Grant us, Lord, not to anxious about earthly things, but to love things heavenly; and even now, while we are placed among things which are passing away, to hold fast to those that shall endure; through Jesus Christ our Lord, who lives and reigns with you and the Holy Spirit, one God, for ever and ever. Amen.

Going back is the right thing to do. And doing the right thing is something that shall endure. It's a Godly, Heavenly thing. San Antonio will pass away. Life with my niece and nephew on this earth will pass away. Doing the right thing, right here, right now will never pass away.

Grant me Lord, not to be anxious about San Antonio and the kids, but to love things heavenly; and even now, when I am placed among things which are passing away, to hold fast to those that shall endure; through Jesus Christ our Lord, who lives and reigns with you and the Holy Spirit, one God, for ever and ever. Amen.

Sunday, September 20, 2009

One glass of water at a time.

When my brothers family and I moved to San Antonio, we immediately started working on our health. We are flat broke with all the movement and job changes, so some of the decisions were easy. No soda, only water to drink and we didn't eat seconds on foods simply so the kids could have more to eat.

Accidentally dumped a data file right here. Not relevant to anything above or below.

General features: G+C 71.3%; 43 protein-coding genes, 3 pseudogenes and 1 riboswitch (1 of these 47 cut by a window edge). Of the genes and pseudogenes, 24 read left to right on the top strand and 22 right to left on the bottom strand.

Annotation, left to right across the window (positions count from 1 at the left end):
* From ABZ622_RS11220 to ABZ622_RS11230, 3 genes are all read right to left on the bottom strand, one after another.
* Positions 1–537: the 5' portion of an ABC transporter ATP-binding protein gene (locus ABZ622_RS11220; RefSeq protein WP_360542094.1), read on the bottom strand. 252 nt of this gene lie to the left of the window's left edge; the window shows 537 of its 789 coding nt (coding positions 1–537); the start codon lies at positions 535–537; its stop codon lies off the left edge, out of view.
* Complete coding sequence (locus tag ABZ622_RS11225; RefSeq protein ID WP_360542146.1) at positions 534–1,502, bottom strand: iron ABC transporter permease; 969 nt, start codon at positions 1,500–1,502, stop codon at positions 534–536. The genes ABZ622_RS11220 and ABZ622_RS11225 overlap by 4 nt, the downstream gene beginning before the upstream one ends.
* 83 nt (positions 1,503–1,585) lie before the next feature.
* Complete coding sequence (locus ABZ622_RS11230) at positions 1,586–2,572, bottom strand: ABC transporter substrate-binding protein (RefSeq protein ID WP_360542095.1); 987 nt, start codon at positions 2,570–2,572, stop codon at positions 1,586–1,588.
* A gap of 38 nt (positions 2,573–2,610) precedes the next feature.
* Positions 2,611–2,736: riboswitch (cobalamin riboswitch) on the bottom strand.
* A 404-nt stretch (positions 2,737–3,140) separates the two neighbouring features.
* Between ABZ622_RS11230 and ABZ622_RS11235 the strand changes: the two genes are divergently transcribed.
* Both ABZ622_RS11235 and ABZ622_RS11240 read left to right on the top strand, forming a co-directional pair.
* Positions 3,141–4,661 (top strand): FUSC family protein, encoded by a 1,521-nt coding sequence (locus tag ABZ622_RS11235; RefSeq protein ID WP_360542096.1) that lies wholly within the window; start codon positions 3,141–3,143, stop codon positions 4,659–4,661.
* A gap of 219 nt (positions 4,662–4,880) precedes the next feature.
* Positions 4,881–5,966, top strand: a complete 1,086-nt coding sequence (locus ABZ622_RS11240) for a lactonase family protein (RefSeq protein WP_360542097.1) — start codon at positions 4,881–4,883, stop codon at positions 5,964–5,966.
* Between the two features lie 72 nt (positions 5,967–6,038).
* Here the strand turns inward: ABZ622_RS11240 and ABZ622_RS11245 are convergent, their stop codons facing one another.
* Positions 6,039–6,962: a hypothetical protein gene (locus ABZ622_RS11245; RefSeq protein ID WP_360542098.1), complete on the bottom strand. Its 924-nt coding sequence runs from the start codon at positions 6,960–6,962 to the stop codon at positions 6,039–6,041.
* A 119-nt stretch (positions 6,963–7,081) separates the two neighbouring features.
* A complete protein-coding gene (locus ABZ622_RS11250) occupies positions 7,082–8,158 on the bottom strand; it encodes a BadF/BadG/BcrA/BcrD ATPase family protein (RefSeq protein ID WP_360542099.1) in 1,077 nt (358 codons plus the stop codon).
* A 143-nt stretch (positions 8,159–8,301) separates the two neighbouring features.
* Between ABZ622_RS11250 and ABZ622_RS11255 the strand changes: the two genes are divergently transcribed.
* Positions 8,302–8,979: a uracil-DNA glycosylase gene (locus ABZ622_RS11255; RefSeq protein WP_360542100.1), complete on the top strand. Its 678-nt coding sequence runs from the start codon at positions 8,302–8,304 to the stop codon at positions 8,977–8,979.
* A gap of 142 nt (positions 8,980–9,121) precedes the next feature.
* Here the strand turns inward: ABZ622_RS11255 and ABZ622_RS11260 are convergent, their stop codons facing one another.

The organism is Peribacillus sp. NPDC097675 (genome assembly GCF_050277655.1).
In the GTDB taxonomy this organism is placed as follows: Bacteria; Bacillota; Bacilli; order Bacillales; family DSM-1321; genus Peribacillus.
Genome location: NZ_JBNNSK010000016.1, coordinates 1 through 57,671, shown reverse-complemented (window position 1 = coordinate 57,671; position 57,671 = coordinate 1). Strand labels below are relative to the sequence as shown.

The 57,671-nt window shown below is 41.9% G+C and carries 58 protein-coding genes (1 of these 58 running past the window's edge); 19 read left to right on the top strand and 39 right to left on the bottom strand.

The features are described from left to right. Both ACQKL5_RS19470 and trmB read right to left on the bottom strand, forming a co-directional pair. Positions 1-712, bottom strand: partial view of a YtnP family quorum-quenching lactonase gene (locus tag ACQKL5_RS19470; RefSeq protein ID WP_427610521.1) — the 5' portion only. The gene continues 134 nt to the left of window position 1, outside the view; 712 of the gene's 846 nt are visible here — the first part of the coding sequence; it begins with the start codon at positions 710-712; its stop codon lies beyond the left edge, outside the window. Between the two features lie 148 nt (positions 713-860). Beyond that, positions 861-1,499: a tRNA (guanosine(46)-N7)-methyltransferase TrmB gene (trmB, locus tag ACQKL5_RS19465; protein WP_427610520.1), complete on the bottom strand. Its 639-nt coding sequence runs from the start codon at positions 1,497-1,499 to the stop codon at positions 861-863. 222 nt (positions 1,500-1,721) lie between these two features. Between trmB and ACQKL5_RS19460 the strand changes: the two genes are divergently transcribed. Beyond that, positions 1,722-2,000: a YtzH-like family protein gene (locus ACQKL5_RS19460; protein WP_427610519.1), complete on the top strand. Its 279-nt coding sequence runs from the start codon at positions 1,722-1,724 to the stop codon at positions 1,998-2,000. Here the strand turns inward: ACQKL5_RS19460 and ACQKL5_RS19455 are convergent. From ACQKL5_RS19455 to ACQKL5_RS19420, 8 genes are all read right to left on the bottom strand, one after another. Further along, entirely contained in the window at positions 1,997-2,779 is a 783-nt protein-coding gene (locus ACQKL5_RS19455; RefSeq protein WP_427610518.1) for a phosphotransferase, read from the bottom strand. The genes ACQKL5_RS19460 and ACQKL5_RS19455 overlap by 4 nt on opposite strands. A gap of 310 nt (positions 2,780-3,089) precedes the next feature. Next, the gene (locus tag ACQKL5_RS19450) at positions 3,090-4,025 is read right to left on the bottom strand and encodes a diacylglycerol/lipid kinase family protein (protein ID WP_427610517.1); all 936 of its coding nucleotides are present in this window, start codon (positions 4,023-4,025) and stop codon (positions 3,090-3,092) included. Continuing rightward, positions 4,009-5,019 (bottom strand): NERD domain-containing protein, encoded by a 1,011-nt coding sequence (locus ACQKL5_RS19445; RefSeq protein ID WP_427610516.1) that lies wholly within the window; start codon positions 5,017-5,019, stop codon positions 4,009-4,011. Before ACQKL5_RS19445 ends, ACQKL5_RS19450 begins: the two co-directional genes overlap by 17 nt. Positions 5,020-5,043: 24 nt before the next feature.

That did a lot for us.

We began riding bikes, playing together outside (basketball, kickball, etc.) and one of us even tried to kill themselves multiple times just running up and down the stairs (it wasn't me).

We haven't been here quite 4 months yet, and all of us have lost at least 30 lbs. Some of us even more than that.

But then I go to visit my parents.

They have not adopted healthy ways at all. In cooking scrambled eggs one morning my dad actually dumped a half a cup of bacon grease into the eggs so "they will taste like bacon". My mom, whose alzheimers doesn't let her remember one moment from the next constantly pours Dr Thunder (the cheap Dr Pepper knockoff) every time I turn around. And ice cream seems to be on the menu for every meal. Literally, the evening meal Saturday night consisted of cake and ice cream.

It would be the easiest thing in the world to say "I'm just visiting, I'll drink their soda, I'll eat their sugary desserts and I'll swallow my scrambled grease egg.

But here's the deal... my ways are better than theirs. Their meals are unhealthy, bad for the body, and leads to physical problems. The whole reason I am eating right and being more active is because I choose to live a better life. I choose to be healthier and thus, hopefully, have less physical problems. I believe a healthy lifestyle is important.